Controlled Burn: Focus Group Helps County Leaders
Understand Controlled Burns
By Lorie Woodward Cantu
Editor's Note: This is the first installment in a 6-part series on controlled burns.
Although fire is an important tool in a rancher's range management toolbox, its role is sometimes misunderstood by the general public, who see only its potential for destruction.
In dry times, particularly when burn bans are in effect, county leaders find themselves in the difficult position of balancing the conservation needs of ranching constituents with public safety.
To help facilitate informed discussions and sound decision-making, this series will provide an introduction to the topic and then explore: the effect of a controlled burn on the environment; equipment of a controlled burn; public relations of a controlled burn; managing smoke during a controlled burn; and safety practices of a controlled burn.
In the world of ranching, the terms "prescribed burning" and "controlled burning" are used interchangeably, each denoting fire applied in a knowledgeable manner to rangeland or forest fuels on a specific land area under selected weather conditions to accomplish predetermined, well-defined management objectives.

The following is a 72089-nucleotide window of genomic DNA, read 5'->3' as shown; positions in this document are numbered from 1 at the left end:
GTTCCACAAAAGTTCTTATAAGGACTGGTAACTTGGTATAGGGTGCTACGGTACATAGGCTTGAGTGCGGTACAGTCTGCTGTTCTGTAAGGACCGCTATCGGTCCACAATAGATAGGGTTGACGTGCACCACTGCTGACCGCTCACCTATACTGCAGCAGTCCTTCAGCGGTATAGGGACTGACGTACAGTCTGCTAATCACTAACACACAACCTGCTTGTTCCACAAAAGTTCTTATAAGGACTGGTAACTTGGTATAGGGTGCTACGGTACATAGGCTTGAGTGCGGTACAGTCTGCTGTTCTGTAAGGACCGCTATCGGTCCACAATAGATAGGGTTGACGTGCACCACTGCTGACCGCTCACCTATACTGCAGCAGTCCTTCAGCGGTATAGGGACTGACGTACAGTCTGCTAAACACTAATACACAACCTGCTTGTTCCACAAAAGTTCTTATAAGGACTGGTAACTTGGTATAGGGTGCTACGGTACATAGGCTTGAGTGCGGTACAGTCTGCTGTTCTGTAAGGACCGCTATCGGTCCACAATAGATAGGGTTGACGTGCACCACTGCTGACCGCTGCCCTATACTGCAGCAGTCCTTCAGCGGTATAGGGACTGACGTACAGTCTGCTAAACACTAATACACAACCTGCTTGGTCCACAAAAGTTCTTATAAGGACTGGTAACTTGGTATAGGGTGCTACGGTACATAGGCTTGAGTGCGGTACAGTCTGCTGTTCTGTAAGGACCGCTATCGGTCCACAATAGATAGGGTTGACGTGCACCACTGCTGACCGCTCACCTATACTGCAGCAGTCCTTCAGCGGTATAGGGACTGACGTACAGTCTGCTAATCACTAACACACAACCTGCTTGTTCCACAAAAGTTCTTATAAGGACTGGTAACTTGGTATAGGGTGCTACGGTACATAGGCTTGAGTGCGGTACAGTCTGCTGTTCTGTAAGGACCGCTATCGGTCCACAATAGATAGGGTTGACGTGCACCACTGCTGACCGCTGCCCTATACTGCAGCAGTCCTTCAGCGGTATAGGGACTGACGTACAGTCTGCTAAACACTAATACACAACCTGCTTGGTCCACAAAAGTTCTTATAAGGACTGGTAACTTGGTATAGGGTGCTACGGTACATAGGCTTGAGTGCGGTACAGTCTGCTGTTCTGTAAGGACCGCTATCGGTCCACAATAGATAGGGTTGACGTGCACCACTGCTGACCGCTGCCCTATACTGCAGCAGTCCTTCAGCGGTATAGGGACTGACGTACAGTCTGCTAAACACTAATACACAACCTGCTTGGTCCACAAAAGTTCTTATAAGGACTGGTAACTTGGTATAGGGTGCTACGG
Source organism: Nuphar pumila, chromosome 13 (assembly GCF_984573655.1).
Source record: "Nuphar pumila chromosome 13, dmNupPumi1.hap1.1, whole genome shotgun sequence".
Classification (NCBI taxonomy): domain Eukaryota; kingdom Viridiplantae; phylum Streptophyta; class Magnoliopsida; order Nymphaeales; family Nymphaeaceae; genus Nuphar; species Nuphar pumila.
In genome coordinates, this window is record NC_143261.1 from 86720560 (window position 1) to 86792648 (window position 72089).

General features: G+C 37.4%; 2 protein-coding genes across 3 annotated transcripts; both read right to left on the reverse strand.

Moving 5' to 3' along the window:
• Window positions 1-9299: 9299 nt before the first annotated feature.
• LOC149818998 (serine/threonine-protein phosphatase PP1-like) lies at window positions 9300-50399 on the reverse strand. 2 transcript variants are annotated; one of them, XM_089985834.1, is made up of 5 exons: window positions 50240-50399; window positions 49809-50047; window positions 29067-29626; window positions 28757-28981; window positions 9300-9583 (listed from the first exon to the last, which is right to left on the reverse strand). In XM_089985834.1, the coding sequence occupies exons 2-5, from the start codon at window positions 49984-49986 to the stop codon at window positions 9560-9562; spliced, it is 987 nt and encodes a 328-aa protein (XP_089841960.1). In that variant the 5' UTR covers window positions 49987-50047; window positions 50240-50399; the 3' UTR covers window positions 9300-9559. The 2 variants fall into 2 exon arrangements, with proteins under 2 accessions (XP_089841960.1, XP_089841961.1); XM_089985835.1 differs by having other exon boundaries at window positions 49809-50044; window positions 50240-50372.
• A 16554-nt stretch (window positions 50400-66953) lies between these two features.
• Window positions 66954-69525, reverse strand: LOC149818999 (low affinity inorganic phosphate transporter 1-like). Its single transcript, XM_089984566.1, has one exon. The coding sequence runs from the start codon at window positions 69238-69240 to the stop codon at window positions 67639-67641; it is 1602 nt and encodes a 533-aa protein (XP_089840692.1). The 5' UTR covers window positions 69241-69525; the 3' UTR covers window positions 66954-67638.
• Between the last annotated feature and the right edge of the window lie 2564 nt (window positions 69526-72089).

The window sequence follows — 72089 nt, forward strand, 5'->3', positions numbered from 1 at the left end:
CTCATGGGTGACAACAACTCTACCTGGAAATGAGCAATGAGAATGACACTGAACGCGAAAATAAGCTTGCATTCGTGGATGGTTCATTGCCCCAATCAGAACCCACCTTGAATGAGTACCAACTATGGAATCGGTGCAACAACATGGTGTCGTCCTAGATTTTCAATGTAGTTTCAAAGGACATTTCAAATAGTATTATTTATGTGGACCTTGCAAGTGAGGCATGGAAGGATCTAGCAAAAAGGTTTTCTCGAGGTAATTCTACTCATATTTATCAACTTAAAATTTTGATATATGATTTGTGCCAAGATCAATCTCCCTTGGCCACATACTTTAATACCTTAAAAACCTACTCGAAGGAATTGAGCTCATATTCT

"On the ranch, we don't usually haggle over whether we call it prescribed burning or controlled burning, even though the NRCS conservation practice is prescribed burning," Mark Moseley, rangeland management specialist for the Natural Resources Conservation Service (NRCS), says. "But as we explain the need for it to people who don’t live on the land, we have to remember that words matter. A recent survey of suburban residents showed that they strongly preferred the term 'controlled burn,' because it implied that someone was in control and therefore the risks were minimized."
Controlled burn truths and myths
As the conversation about controlled burns continues, it is important that people — citizens and leaders — understand the benefits of this practice.
Controlled burning can: help control unwanted plants such as Ashe juniper and eastern red cedar; rearrange plant structure for wildlife; improve forage quality for animals; encourage nutrient recycling; increase carbon sequestration in the long term because of improved plant community vigor and health.